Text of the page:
The price of virtual reality – our inner selves
Though unintended, our addiction to the screens on our gadgets has hooked us up to confining ourselves with the notions and the stances and the facts it accepts or sometimes even creates. These screens are essential to the growth of consumerism and capitalism, as they will convince most of you that you need a certain something to keep ourselves happy. Meanwhile our personal, independent intellectual capacity to make choices slowly crushes under the weight of branding, advertising and conspiracy. We are at the risk of losing ourselves
What we may have lost already
The loss of time for reflection is what most of us have lost. We may find it difficult to sit quietly in a chair for fifteen minutes without external stimuli maneuvering us into artificial behavior that is not a product of independent thought. When we let this sinister effect overwhelm us, we lose the valuable skill of contemplation and critical analysis.
Who are we? What is important to us? These are some questions whose answers will inevitably be influenced by virtual reality. We are letting the laidback, mindless, reflexive and sometimes even whimsical mindset take over the vigilant, thoughtful and composed careful part of our intellectual self. We are no longer us. We are as we’ve been told by the screens on our TV, phones and laptops.
Stillness, privacy, solitude, slowness, personal reflection are the dire mindsets most of us have missed out despite their dire need in the face of issues such as global warming, issue of asylum seekers and the chemically processed fodder we call food. We are too busy caring about some celebrity’s sex scandal that that’s what our social media is all hyped about. Our minds are asleep, no longer awake for quiet reflection. We care too much about the hashtags or what’s trending that we are slowly becoming them. Ignoring the valuable time contemplation and stillness or a moment to capture with our loved on and save it as a memory, we’re saving links on all the irrelevant detail in the world.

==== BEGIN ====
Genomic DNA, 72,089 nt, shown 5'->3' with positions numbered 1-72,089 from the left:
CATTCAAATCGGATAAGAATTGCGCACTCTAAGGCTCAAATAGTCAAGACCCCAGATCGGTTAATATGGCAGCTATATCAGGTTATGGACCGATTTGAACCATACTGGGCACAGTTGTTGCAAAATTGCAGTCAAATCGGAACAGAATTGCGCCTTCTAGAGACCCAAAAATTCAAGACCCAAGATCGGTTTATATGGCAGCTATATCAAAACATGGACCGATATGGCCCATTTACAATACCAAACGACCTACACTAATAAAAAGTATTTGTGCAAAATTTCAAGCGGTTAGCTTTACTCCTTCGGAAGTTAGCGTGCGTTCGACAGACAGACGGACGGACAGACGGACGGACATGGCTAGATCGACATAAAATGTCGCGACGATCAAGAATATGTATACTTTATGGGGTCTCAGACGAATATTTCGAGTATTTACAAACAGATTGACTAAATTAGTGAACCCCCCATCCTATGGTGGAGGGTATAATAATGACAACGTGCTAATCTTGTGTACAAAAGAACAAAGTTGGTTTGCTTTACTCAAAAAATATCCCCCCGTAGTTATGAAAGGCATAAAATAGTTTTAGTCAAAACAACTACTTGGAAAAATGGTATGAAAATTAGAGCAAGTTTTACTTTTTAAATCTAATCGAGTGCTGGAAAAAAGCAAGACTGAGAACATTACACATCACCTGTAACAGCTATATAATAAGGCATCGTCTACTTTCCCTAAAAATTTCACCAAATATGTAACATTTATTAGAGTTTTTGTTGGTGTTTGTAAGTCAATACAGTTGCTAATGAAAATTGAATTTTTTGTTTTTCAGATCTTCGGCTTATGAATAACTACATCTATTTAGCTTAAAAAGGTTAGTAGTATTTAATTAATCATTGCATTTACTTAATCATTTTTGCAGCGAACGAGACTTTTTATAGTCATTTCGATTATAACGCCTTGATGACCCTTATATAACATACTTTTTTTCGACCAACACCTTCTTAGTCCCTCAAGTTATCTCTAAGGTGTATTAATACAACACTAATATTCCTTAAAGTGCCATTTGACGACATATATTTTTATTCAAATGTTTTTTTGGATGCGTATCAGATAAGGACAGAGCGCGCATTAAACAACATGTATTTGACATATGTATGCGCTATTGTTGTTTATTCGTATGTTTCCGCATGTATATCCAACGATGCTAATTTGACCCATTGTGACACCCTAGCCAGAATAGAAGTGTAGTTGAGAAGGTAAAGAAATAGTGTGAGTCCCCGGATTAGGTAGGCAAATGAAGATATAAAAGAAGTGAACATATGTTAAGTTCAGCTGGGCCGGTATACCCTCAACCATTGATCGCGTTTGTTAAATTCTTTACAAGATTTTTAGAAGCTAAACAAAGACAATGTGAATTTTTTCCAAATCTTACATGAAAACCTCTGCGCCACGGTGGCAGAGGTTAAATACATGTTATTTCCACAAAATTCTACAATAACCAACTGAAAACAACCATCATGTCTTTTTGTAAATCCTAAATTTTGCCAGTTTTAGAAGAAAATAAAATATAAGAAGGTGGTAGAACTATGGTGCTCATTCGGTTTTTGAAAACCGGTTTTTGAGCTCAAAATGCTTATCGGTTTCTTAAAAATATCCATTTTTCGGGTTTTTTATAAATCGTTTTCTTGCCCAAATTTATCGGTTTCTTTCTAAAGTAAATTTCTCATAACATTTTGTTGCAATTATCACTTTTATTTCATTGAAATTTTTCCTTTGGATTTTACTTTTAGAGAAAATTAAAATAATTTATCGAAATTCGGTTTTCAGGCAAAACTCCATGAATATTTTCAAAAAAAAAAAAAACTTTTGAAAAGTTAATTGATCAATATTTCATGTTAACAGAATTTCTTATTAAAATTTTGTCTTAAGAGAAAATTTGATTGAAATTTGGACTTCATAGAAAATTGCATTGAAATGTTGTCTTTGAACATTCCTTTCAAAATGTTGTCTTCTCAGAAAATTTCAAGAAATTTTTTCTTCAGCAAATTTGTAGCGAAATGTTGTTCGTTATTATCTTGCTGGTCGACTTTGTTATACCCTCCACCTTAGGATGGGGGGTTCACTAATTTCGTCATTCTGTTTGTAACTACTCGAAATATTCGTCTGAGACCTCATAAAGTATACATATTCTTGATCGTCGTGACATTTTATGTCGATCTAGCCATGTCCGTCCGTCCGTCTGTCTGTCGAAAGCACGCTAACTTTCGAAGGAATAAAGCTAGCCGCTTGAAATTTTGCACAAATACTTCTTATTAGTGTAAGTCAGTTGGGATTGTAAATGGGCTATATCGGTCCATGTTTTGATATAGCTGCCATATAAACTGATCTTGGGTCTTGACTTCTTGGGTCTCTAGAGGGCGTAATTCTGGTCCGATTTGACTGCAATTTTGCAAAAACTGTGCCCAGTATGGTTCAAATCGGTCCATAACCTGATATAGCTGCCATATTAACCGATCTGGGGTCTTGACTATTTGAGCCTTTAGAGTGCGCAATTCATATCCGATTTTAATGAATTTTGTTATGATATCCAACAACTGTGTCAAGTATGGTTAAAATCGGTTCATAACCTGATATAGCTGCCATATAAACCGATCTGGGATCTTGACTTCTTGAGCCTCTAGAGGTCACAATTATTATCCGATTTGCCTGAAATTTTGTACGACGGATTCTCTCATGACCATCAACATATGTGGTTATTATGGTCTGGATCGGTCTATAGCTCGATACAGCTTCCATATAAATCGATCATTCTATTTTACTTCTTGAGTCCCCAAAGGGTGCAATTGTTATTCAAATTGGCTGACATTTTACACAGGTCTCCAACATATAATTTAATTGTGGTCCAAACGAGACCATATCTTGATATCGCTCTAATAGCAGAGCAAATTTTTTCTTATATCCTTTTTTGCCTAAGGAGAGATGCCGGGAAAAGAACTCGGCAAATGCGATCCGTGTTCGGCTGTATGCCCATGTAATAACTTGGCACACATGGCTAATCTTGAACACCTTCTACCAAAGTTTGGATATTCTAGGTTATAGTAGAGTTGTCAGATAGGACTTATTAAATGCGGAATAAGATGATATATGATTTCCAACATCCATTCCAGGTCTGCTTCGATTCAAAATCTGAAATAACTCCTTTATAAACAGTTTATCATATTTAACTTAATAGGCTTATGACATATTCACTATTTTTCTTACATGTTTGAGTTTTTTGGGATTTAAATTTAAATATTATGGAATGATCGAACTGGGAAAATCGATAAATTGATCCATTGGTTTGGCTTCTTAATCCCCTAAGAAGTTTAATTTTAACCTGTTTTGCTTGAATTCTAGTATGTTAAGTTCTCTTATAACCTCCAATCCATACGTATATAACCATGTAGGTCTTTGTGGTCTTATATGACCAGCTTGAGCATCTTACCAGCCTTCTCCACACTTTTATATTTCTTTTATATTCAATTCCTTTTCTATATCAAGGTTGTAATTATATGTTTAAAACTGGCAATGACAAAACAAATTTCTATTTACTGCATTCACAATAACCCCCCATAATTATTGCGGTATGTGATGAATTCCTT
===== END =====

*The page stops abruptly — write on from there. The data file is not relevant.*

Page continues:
Take a time to clear your heads – it’s not that hard. It’s basic.
To achieve an unbiased mindset that is not maneuvered to fit what supports takes forward the stance of consumerism at the cost of our independent intellectual self, some starting points can prove to be beneficial to bring a brilliant result. Students and employees can find ten-minute period of silence sometime during the school day or homework or work. They could write down thoughts in a notebook during this time. For college students, “introspective intensive” courses can provide an academic insight into the work of finding one’s self or finding one’s self back. They can reflect on what they are learning in college and relate it to their lives and life goals.
Half an hour each day meditating, reflecting, or simply being silent can be another calming yet simple exercise to find what’s really happening in our minds. In even simpler terms, even dinner should be a time for quiet conversation without the interruption of the wired world. Just reading a book in a café that does not allow you your gadgets for the while you’re there is another great time for reflection and contemplation. While changing the habit of the mind is not an easy task, however it isn’t impossible either. With a little determination, we can gift our inner selves the reward it has long deserved. Breaking the cycle of listening to all that the virtual world want portrays us is sometimes accepting what our minds have always wanted us to realize. Such is the act of listening to the voice of our hearts, letting our spirits be free. Such is the time to allow us to wander without the confinements of our schedule, chasing the horizons of our mind, exploring segments of our intellect. We need to create some of that space within our world today. We owe it to ourselves preserve ourselves that space within our own minds as well.